Kelele Sessions In Review
From the first time, I knew it. Kelele Sessions is a dream come true for any Kenyan musician and music lover.
What is Kelele Sessions? I'm glad you asked!
Welcome the new brainchild of Mookh Africa, Black Market Africa and Supersonic Africa. In the weekly intimate event in Nairobi, 3 alternative Kenyan musicians showcase their released/unreleased music to a selected group of listeners at Supersonic Studios. This is where Coke Studio Africa resides every year and where the Sol Generation promo video was shot. Yup, I spotted those coloured bulbs lazing in the background.
The inaugural edition of Kelele Sessions was held on Thursday 9th May 2019. And the Kenyan artists on display were Afrohouse legend Suraj, Mbithi aka the Kamba Boy, and Earlwin with his cinematic 2018 album The Park Bench. I was told it was one chill event.
Just like the first time, invited guests for the second Kelele Sessions were from different fields of Kenyan entertainment. There were journalists, musicians, producers, DJs, filmmakers and even videographers to document the low-key event. And of course the regulars: TAIO Tripper of Supersonic Africa and wasee wa Mookh.
But never did I imagine I would be in the same room with Provoke, Bey T or even Octopizzo all in one day.
The first artist of the night was Kenyan music producer and sound engineer Jaaz Odongo. Coming from a musical family, he started playing the guitar at 11, formed a rock band Ueta in high school and started producing music in university. In the last 10 years, he’s worked with all strains of Kenyan musicians from Fena Gitu’s Fenamenal Woman to Wanja Wohoro’s debut album The Matriarch. He confessed he wants to make millionaires out of artists.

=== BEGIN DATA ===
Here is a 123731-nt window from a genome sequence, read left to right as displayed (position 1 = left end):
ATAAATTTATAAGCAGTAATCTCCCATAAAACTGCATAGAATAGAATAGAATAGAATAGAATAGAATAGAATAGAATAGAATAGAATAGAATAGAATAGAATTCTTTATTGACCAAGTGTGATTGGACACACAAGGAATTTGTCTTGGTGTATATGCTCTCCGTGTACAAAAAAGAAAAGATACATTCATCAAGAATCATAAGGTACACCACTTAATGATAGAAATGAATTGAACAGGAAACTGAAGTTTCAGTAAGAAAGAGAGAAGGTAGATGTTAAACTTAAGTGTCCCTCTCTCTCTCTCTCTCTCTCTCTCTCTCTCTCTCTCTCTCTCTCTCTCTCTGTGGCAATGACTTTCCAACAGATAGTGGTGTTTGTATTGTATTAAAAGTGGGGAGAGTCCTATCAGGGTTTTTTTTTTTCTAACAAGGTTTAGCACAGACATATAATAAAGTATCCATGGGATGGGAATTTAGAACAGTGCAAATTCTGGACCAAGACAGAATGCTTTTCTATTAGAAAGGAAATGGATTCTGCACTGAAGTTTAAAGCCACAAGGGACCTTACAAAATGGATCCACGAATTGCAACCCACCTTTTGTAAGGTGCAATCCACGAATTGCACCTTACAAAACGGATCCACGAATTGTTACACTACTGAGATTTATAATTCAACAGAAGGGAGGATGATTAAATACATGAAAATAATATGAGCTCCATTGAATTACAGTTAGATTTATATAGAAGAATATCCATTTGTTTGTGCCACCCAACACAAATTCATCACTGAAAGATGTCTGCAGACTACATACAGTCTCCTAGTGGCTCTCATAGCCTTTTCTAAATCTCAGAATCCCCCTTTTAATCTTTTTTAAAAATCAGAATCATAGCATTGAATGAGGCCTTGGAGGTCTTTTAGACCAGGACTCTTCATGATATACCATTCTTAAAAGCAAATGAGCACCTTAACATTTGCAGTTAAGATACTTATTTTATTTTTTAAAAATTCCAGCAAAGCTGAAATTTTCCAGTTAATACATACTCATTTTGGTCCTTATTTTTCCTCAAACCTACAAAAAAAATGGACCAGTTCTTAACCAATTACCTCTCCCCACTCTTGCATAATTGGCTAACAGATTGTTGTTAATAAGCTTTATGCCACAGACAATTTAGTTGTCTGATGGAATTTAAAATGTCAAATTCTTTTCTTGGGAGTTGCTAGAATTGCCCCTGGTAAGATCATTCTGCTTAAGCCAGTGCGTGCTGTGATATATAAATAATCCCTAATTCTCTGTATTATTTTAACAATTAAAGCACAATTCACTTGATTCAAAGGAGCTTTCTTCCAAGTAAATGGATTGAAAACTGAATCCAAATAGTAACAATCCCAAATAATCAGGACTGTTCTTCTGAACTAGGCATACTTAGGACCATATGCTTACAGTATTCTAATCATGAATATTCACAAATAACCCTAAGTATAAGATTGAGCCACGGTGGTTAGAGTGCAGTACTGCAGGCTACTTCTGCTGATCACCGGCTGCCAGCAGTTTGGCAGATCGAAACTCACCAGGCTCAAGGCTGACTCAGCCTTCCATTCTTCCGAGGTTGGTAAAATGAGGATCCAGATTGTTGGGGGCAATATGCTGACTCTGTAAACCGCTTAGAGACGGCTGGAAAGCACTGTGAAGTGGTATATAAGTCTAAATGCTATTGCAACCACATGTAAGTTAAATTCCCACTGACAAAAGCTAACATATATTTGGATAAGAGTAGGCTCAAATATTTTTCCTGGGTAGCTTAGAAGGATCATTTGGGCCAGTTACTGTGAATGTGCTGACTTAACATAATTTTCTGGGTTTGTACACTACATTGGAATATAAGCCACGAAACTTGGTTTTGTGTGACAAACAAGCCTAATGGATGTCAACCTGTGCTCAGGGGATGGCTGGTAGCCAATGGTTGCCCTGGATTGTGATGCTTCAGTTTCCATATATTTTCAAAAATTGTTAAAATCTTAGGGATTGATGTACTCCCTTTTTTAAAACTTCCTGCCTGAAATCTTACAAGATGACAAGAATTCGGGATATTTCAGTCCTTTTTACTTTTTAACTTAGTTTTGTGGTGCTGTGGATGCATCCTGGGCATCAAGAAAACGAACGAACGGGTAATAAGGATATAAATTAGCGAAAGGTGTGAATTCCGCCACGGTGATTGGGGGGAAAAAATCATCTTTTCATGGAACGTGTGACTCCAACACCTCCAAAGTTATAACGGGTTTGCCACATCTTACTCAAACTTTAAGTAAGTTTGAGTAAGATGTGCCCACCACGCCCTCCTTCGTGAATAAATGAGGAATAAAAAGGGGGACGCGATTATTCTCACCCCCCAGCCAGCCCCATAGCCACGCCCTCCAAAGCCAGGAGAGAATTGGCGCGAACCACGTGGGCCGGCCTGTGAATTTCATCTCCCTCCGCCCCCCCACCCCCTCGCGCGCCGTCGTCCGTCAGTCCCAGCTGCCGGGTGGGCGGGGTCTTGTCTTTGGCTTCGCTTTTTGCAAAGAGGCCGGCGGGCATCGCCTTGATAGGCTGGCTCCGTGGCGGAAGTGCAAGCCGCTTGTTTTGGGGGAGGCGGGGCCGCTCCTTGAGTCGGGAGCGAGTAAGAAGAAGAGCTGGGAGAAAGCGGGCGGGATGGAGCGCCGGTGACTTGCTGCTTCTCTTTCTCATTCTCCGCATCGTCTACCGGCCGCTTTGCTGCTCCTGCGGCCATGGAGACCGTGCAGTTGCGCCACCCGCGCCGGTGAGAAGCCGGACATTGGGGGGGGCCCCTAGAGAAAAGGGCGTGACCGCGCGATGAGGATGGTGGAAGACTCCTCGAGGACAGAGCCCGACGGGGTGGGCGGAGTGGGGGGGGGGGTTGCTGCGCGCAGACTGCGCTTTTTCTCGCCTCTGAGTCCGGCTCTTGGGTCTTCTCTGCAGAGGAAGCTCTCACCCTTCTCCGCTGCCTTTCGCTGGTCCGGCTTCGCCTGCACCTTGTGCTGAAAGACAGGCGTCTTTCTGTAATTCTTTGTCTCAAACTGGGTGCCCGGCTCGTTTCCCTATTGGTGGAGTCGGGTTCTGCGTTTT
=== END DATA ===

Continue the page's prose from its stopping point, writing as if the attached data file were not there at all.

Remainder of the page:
The second artist is a child of both Eritrea and Ethiopia, hence the fair skin. Bey T revealed she was born and raised in Kenya and later in the USA. She started releasing music when she came back home and the 20-year-old is already making waves in NuNairobi for her new school hip hop. No wonder she was selected under Mr Eazi’s emPawa Africa final 10. And emerged no 2 overall in Cape Town SA out of 100 young African artists.
I had not heard of the last artist until that Thursday night. Chris Kaiga is a young rasta complete with long neat locks. He’s not new to the music scene; he was part of the crew that released the infamous Pombe Bangi song back in 2014. Now he’s a solo musician and studio owner representing Langata. He described his sound as debe music, which is an alteration of the trending gengeton beat but riding heavy on bass.
That Thursday night, we huddled inside Supersonic Studio in Lavington, listened to their music and openly shared our feedback. Discussion points about the Kenyan music industry naturally come up. Because that’s what happens when you put different Kenyan creatives in one world-class studio.
Octopizzo sat in the middle of the high-ceiling room like the chairman of the meeting. He was the Don.
In case you weren’t there, here is what you missed at the second edition of Kelele Sessions.
On the Kenyan sound